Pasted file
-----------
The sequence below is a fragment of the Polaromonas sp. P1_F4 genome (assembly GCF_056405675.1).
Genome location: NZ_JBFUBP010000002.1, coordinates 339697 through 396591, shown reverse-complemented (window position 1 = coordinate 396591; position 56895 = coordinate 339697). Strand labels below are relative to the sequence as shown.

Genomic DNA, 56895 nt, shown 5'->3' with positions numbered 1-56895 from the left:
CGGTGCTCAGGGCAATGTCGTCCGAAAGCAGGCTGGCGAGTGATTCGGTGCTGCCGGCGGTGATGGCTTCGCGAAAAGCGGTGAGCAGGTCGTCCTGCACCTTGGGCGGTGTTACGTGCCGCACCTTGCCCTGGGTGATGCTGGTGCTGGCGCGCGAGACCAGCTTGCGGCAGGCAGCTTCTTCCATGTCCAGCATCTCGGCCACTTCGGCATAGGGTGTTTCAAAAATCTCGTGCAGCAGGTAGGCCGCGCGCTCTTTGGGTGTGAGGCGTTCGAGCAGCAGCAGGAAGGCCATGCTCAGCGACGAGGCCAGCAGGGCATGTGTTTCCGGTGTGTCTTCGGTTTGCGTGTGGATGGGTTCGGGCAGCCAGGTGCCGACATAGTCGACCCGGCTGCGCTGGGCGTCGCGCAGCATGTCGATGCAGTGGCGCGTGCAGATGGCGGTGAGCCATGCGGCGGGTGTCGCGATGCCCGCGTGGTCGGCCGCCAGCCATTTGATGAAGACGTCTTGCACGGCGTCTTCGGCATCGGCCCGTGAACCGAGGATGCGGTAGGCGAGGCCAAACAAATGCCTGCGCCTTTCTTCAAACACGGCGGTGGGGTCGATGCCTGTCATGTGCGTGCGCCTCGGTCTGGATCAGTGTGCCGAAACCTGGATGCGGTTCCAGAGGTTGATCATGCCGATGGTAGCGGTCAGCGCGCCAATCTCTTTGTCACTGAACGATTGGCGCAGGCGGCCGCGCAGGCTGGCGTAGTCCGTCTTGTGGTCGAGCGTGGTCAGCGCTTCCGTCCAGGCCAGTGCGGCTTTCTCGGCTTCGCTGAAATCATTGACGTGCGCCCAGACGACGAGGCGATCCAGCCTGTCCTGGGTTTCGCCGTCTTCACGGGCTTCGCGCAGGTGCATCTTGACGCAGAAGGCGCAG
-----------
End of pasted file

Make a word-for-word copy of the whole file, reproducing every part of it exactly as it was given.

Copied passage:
The sequence below is a fragment of the Polaromonas sp. P1_F4 genome (assembly GCF_056405675.1).
Genome location: NZ_JBFUBP010000002.1, coordinates 339697 through 396591, shown reverse-complemented (window position 1 = coordinate 396591; position 56895 = coordinate 339697). Strand labels below are relative to the sequence as shown.

Genomic DNA, 56895 nt, shown 5'->3' with positions numbered 1-56895 from the left:
CGGTGCTCAGGGCAATGTCGTCCGAAAGCAGGCTGGCGAGTGATTCGGTGCTGCCGGCGGTGATGGCTTCGCGAAAAGCGGTGAGCAGGTCGTCCTGCACCTTGGGCGGTGTTACGTGCCGCACCTTGCCCTGGGTGATGCTGGTGCTGGCGCGCGAGACCAGCTTGCGGCAGGCAGCTTCTTCCATGTCCAGCATCTCGGCCACTTCGGCATAGGGTGTTTCAAAAATCTCGTGCAGCAGGTAGGCCGCGCGCTCTTTGGGTGTGAGGCGTTCGAGCAGCAGCAGGAAGGCCATGCTCAGCGACGAGGCCAGCAGGGCATGTGTTTCCGGTGTGTCTTCGGTTTGCGTGTGGATGGGTTCGGGCAGCCAGGTGCCGACATAGTCGACCCGGCTGCGCTGGGCGTCGCGCAGCATGTCGATGCAGTGGCGCGTGCAGATGGCGGTGAGCCATGCGGCGGGTGTCGCGATGCCCGCGTGGTCGGCCGCCAGCCATTTGATGAAGACGTCTTGCACGGCGTCTTCGGCATCGGCCCGTGAACCGAGGATGCGGTAGGCGAGGCCAAACAAATGCCTGCGCCTTTCTTCAAACACGGCGGTGGGGTCGATGCCTGTCATGTGCGTGCGCCTCGGTCTGGATCAGTGTGCCGAAACCTGGATGCGGTTCCAGAGGTTGATCATGCCGATGGTAGCGGTCAGCGCGCCAATCTCTTTGTCACTGAACGATTGGCGCAGGCGGCCGCGCAGGCTGGCGTAGTCCGTCTTGTGGTCGAGCGTGGTCAGCGCTTCCGTCCAGGCCAGTGCGGCTTTCTCGGCTTCGCTGAAATCATTGACGTGCGCCCAGACGACGAGGCGATCCAGCCTGTCCTGGGTTTCGCCGTCTTCACGGGCTTCGCGCAGGTGCATCTTGACGCAGAAGGCGCAG